When we gather together, we must remember the wisdom and grace of God.
In an assembly like this, there must be countless offenses, grievances, hurts, misunderstandings, and more. These are knots that should not be untied; the more we try to untie them, the worse we make it. God’s way is far simpler. Love dissolves all such tangles—it even dissolves the rope.
Jesus tells us that when we remember that our brother has something against us, we are to leave our gift at the altar, and go make it right. This has application to the Lord’s Supper, but not the direct application that is readily assumed. The Lord’s Supper is not our gift to God, but rather His gift to us. If you realize that someone has a grievance against you, then put your tithe envelope back in your pocket, and then go, make it right—so far as it depends on you. The Lord said to leave your gift on the altar; He did not say to leave the bread and wine there.
So should you refrain from the Lord’s Supper if you realize that someone has a grievance against you? The short answer is no. But if you know that they have this grievance, and you are unwilling to make peace, then notify the elders of the dispute, along with your unwillingness to reconcile, and they will consider suspending you from the Supper. But if you want peace, and the situation is difficult, you need strength for the task. Take the Lord’s Supper, with the necessary reconciliation in mind. But having taken it, hasten to make peace. Do not let the sun go down on it.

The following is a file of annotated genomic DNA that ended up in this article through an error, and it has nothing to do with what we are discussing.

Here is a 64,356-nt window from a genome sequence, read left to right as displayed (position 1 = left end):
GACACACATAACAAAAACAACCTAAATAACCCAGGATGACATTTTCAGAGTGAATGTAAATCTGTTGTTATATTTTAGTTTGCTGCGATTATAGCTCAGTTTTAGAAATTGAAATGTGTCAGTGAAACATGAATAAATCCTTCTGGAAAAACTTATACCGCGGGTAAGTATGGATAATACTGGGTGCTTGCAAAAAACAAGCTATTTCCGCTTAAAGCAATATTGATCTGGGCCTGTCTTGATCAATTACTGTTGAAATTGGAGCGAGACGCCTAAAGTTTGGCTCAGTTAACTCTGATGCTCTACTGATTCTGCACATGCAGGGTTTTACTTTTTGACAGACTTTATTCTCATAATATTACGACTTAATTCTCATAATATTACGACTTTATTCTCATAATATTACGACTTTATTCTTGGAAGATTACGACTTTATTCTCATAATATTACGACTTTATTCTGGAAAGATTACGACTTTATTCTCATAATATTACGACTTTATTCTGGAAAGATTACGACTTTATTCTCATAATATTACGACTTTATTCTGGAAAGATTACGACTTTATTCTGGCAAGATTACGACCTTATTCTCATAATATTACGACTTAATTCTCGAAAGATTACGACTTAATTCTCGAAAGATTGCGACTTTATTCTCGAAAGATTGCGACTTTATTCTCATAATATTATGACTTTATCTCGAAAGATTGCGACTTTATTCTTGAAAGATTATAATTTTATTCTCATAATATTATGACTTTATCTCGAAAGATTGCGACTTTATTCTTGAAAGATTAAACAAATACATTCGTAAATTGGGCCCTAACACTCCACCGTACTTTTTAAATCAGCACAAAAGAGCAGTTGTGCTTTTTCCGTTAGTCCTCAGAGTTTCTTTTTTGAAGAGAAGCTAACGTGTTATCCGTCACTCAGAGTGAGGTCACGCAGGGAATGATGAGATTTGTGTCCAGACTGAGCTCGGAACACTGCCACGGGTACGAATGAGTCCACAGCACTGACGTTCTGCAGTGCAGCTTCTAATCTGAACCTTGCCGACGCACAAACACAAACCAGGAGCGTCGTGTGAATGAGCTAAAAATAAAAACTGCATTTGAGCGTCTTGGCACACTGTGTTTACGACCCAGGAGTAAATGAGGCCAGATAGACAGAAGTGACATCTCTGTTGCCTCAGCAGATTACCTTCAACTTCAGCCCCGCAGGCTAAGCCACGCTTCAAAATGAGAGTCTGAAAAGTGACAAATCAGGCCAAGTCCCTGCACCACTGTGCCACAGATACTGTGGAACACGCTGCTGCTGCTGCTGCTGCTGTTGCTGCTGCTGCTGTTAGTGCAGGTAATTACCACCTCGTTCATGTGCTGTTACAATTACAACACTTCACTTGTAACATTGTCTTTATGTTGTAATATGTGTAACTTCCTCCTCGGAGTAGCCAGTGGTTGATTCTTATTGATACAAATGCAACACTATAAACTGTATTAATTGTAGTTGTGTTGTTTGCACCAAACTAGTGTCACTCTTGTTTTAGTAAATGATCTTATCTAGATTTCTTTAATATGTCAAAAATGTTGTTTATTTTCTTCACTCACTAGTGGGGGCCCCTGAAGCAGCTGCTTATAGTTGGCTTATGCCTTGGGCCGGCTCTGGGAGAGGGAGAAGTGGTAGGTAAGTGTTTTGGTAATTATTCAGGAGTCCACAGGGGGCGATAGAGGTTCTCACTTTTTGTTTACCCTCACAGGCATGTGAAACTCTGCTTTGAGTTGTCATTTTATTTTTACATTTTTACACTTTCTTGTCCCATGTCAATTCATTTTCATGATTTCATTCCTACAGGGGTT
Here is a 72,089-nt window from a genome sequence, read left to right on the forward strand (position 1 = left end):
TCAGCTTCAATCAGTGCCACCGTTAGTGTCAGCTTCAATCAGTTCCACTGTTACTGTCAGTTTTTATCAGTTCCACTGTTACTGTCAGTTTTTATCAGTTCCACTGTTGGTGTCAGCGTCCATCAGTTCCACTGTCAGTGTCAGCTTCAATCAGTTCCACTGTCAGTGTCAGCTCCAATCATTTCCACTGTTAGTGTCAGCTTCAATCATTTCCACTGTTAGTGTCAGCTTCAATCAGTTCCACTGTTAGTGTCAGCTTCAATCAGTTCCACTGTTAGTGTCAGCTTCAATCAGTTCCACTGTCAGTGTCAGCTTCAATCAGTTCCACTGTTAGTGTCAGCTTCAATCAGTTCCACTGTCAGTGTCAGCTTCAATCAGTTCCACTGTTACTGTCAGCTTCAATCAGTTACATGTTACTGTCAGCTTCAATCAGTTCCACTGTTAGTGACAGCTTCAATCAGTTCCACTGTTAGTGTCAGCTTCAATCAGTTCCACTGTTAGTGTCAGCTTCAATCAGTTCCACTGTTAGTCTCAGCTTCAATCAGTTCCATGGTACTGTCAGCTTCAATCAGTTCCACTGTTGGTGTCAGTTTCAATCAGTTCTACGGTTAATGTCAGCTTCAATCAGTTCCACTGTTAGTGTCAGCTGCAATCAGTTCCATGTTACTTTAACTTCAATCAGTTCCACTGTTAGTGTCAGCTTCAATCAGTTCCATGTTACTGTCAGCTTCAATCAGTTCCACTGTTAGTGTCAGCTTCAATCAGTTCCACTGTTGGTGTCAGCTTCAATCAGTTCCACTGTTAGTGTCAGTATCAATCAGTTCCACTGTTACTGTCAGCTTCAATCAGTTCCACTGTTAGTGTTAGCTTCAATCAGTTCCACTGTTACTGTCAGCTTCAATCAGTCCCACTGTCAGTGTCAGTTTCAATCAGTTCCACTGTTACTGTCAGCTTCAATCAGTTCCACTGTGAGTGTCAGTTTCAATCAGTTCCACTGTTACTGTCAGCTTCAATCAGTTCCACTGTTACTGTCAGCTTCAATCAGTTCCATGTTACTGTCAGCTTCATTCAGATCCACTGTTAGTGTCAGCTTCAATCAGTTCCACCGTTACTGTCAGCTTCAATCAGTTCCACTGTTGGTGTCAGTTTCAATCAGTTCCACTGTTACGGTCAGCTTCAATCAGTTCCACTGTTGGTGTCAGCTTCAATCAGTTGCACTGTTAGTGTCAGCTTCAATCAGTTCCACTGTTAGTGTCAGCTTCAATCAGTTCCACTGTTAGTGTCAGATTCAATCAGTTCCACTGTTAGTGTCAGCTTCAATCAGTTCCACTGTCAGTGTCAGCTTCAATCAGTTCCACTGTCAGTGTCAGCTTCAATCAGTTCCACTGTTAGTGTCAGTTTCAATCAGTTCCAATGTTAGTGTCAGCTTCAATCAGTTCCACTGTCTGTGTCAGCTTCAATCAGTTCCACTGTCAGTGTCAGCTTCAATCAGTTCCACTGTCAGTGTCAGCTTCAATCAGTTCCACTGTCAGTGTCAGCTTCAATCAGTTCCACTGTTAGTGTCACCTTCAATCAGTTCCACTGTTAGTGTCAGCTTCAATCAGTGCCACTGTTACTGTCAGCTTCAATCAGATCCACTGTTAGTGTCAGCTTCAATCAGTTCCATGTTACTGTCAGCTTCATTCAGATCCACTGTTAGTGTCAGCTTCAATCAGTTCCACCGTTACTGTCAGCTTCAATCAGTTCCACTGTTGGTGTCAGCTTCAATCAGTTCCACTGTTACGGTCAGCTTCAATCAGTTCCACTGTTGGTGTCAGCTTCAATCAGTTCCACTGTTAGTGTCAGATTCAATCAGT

At the same time, if a dispute arises in the course of the week, you know that this Supper is coming. Resolve the dispute before the day of communion arrives. Do not provoke the Lord to jealousy by postponing what you know to be your duty. But if the Supper brings something to mind, then take your nourishment. You will need the strength.
In short, let the Supper serve as a weekly deadline for all reconciliations, and let it also serve as an encouragement and impetus to future reconciliations attempted.